Passively multiplayer gaming

A recent column on Gamasutra is an account of the Mobile Game Conference. There is an intriguing summary of what Justin Hall said and I was interested in this:

His term for the idea is “passively multiplayer gaming” and it basically involves making a persistent MMORPG out of the mundane events of your life. (...) According to Hall, we already spend a healthy chunk of time in contact with our friends and contacts over electronic media: there’s e-mail, instant messaging, blogging, World of Warcraft, and so on. Location-based mobile technology can already tell you where you are.

Now, companies like Finland-based Jaiku are melding the two together, so it’s possible to know where everyone in your social network is at any given time. Throw in some AI, and pretty soon your phone will be taking location-based contextual guesses at their activities--for example, if someone stays in the vicinity of a movie theater for two hours, the system will be pretty sure that they’re watching a movie.

The other piece of Hall’s puzzle is user permission. If you join a passively multiplayer gaming group, you’ll presumably be willing to yield some of your privacy and tell your buddies what you’re up to at any given time, just as we sometimes do in an instant messenger client. After a while, the system will learn your patterns of everyday behavior and become more adept at guessing your activities. So, if you were to tell the system that you’re a smoker, it’ll start to guess that you’re smoking a cigarette when you take a brief trip outside.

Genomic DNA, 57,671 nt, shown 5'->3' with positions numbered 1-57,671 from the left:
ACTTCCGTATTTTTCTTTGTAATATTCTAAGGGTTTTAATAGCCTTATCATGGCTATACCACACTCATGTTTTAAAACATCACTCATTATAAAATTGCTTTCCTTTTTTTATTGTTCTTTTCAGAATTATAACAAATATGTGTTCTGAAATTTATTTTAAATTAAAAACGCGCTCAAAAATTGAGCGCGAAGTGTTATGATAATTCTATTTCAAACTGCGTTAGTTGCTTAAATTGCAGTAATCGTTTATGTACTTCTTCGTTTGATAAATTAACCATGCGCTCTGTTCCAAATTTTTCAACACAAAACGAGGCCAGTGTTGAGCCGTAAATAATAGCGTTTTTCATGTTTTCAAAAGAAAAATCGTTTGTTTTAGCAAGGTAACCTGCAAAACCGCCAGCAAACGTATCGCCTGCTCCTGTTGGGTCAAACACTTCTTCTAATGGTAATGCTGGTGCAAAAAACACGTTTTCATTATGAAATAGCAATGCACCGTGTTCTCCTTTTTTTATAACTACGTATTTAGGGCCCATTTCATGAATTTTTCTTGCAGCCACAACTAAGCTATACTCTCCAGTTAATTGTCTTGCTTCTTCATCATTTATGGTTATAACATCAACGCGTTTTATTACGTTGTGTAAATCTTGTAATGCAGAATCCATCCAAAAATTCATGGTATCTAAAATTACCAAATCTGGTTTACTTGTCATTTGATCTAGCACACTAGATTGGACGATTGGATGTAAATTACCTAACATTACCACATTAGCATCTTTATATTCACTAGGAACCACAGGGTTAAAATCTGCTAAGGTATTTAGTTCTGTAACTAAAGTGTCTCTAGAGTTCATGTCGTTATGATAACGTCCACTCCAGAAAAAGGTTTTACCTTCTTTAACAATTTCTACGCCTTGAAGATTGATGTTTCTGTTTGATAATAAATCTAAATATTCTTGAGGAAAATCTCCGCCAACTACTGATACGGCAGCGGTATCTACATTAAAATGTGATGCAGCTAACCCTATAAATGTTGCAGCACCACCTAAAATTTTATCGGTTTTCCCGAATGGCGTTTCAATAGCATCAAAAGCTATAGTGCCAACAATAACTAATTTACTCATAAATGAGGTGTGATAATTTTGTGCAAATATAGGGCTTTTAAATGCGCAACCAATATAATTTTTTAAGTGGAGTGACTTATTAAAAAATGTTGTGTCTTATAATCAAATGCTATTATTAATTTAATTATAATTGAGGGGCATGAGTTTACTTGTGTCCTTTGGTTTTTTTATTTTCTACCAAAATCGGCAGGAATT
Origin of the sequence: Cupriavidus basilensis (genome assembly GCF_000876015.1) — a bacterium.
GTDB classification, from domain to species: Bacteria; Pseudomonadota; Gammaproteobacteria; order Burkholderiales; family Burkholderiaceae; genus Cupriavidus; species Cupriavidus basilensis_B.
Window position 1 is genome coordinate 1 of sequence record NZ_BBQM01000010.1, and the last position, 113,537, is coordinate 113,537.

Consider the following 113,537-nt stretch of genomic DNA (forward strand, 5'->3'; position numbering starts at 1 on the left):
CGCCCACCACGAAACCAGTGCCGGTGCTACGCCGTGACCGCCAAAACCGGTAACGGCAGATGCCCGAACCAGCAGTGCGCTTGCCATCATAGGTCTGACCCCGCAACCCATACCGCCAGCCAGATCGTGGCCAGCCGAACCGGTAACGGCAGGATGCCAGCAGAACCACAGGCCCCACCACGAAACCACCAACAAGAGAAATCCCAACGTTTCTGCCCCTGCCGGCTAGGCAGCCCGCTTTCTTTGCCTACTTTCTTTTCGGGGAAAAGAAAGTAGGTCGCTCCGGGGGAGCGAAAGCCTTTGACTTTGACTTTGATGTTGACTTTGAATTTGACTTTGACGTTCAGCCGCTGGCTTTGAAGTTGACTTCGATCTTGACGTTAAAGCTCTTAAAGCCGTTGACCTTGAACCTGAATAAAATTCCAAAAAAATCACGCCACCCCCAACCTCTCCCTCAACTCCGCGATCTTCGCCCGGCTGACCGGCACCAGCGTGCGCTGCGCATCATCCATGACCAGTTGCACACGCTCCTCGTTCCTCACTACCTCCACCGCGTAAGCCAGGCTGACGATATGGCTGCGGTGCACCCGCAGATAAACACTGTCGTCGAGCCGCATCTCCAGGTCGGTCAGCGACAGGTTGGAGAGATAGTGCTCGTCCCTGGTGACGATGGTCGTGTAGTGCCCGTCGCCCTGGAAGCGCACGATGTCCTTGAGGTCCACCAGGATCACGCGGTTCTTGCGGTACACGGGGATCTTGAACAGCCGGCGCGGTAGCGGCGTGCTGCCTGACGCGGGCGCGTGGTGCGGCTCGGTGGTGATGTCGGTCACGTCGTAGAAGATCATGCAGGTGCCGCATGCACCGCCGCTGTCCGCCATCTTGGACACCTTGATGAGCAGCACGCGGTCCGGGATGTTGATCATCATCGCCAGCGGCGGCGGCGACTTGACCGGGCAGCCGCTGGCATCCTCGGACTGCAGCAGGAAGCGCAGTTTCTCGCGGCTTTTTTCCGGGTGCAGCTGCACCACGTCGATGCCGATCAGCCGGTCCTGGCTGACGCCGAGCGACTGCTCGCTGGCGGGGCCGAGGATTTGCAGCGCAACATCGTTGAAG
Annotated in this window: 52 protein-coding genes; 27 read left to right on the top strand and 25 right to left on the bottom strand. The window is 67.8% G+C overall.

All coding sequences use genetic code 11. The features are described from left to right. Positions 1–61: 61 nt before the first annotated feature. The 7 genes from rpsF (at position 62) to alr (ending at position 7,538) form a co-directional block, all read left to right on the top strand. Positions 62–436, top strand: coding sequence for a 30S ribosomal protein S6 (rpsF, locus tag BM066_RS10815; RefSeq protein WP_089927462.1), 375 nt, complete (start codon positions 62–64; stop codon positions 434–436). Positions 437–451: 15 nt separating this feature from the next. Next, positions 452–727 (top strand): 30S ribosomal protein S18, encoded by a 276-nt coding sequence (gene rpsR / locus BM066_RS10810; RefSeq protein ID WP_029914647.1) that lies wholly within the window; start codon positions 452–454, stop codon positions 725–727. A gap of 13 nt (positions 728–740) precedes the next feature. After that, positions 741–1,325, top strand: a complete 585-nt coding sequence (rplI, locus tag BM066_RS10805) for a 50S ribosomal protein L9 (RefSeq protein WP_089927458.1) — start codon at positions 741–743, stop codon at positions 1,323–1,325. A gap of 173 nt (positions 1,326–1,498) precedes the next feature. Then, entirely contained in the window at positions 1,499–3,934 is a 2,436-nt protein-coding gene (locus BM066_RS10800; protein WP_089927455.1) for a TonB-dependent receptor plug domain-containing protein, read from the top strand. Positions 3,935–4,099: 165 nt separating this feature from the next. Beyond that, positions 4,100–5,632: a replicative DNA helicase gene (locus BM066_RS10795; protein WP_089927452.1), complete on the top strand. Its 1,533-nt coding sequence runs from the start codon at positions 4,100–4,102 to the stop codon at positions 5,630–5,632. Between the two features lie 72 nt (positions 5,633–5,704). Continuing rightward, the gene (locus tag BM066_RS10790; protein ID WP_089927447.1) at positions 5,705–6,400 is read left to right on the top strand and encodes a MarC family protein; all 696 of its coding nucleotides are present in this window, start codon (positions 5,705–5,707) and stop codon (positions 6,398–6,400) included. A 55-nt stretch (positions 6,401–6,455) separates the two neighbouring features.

At that point, turning your life into one of Hall’s passively multiplayer games is simply a matter of adding game logic. All of your friends will turn into NPC allies, ready to come to your aid in an imaginary game world that parallels your own. Hall’s example at MGC was a simple one--defusing a loose nuke would require timely responses from friends with a certain number of ‘skill points’ in physics--but the possibilities are actually even more endless than they are in real life. Your ‘character’ could gain levels and skill points by checking e-mail, going to saxophone lessons, or writing a column for Gamasutra. Spam e-mails could be turned into enemy fire. Heck, the aforementioned cigarette break could help your friend poison a horde of aliens with toxic chemicals, if you wanted it to!

Why do I blog this? it's interesting to see that refreshing new ideas are finally discussed during those mobile game conference. Besides, I really like this idea of “passively multiplayer gaming”. More about it here. The main point is to use the data trails left by our technology usage and feed that back into video games.